Wisconsin Teacher Brings Forest Classroom to Public School

Forest classrooms are more common in Europe, but lately there have been several popping up around the United States. Generally speaking though, these have been preschools run by nature centers or private schools.

Yet one teacher did his research and proposed a forest kindergarten to his public school board…and was given the green light to start one. As far as we know, this is the first one we have heard of that has been created at the kindergarten level and in a public school setting and this is really exciting news. Hopefully, this means that the idea of forest classrooms is gaining ground in the education world in the U.S. Maybe we’ll even see the concept at the upper elementary or middle school level someday?

It’s something to hope for at any rate. Well done Mr. Dargatz, and we hope that your passion and the model class you’ve created will serve as a role model to others hoping to do the same. 🙂

 

Woodside Elementary teacher shows students what the outdoors can teach them

A Woodside Elementary School teacher is using his love of the outdoors to teach students with a unique education style.

Peter Dargatz is in his third year teaching nature kindergarten to students. They spend time every day outdoors learning about various things such as types of animals and the seasons. It is an adaptation of what’s called nature kindergarten, a curriculum popular on the east and west coasts of the United States and in Europe.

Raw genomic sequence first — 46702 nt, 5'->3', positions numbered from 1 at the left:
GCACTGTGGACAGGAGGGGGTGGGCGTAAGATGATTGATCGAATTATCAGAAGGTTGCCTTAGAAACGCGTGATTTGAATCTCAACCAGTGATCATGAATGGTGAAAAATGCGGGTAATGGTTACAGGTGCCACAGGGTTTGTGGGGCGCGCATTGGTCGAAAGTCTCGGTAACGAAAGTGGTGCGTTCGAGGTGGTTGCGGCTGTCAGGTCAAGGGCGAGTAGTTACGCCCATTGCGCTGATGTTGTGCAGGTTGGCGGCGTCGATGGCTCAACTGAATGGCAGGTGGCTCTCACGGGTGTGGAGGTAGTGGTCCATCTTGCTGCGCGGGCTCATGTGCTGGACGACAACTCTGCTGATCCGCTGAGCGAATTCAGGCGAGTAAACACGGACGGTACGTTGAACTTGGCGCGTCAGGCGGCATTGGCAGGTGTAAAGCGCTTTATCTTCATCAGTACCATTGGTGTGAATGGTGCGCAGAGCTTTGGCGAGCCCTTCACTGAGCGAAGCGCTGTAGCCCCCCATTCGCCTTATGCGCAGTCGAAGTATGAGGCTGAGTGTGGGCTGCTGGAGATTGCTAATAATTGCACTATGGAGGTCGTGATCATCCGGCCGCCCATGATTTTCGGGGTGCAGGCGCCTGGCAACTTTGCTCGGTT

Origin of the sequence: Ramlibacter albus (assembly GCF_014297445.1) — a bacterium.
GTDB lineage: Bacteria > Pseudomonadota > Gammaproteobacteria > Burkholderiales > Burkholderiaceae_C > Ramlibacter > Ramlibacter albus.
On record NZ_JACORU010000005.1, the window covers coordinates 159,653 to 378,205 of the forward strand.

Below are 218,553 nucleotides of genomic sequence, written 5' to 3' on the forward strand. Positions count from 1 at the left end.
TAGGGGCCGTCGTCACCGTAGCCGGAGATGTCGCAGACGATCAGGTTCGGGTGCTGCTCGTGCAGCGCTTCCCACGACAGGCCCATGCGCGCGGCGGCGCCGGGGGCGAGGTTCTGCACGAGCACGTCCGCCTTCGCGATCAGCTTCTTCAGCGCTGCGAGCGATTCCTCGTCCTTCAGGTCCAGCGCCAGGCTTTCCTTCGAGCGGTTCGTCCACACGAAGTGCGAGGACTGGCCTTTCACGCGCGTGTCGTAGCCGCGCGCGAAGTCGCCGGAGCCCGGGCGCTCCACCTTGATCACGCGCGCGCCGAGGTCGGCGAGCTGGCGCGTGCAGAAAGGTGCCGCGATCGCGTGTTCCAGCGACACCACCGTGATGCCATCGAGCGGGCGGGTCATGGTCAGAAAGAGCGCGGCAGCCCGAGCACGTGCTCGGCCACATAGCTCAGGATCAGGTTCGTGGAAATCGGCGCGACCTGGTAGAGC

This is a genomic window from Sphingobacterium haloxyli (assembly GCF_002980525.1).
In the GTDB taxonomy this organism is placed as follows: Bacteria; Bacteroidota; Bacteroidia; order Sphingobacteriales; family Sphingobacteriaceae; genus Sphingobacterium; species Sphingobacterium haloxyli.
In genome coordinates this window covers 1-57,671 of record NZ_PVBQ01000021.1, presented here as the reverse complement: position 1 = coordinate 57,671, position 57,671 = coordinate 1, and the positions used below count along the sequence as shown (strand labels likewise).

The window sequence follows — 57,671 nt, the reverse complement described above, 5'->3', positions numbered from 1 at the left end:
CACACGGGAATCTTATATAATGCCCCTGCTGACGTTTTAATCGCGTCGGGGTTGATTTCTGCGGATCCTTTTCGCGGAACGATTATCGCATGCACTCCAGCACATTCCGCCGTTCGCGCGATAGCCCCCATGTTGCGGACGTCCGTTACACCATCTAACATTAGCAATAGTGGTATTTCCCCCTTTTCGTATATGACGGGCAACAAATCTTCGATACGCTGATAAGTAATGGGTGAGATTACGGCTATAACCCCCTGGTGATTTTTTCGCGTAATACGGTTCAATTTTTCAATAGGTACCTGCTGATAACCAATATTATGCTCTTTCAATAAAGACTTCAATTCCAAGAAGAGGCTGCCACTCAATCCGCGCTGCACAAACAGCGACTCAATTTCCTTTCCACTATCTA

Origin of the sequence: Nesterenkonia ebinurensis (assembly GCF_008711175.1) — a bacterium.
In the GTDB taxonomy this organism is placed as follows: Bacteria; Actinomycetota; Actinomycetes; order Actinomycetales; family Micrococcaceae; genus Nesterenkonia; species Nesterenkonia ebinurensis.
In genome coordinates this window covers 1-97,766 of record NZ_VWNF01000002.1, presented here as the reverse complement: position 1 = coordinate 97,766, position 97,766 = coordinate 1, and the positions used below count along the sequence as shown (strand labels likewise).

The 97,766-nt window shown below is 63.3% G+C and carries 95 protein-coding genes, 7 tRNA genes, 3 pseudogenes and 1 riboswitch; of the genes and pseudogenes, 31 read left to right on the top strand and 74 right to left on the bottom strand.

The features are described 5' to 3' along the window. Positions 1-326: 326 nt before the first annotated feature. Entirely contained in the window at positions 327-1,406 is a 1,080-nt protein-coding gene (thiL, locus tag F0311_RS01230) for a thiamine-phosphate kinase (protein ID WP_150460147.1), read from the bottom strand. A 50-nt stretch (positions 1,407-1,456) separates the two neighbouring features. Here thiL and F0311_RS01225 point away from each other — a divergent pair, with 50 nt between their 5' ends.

The definition of nature kindergarten came about due to misconceptions surrounding it and other similar programs called forest kindergarten and forest preschool.

“Forest kindergarten is technically pre-kindergarten age, 3- and 4-year-olds that are outside essentially all day. Nature kindergarten is actual kindergarten age, 5 turning 6, and it doesn’t have to be outside from the beginning to the end,” Dargatz explained.

The idea to implement a similar type of program in his classroom stemmed from what he observed in one of his kindergarten students.

Inspiration for the program

Two years ago, he noticed that one of his students was excelling academically. But when he shifted his classroom activities back to a traditional kindergarten setting for the last week of school, he noticed something wasn’t right.

“I noticed that she could not problem solve when she was with a peer. I noticed that her fine motor skills were lacking. I noticed that she didn’t know how to initiate play,” Dargatz said. “She didn’t know how to do these things. I thought to myself, ‘Wow, I’m really focused on the wrong thing here. Like all my kids were doing awesome academically, but I’m not really preparing them for the next level. I’m not preparing the whole child.”

That, along with the birth of his first daughter, caused Dargatz to realize that he wouldn’t want his daughter in a classroom like his.

“I realized that I had to change things around,” Dargatz said.

Starting it up

That summer, Dargatz started doing research centered around the whole child approach. It also happened to be during that summer of 2014 that he started to volunteer on the Ice Age Trail, starting a “Tyke Hike” program.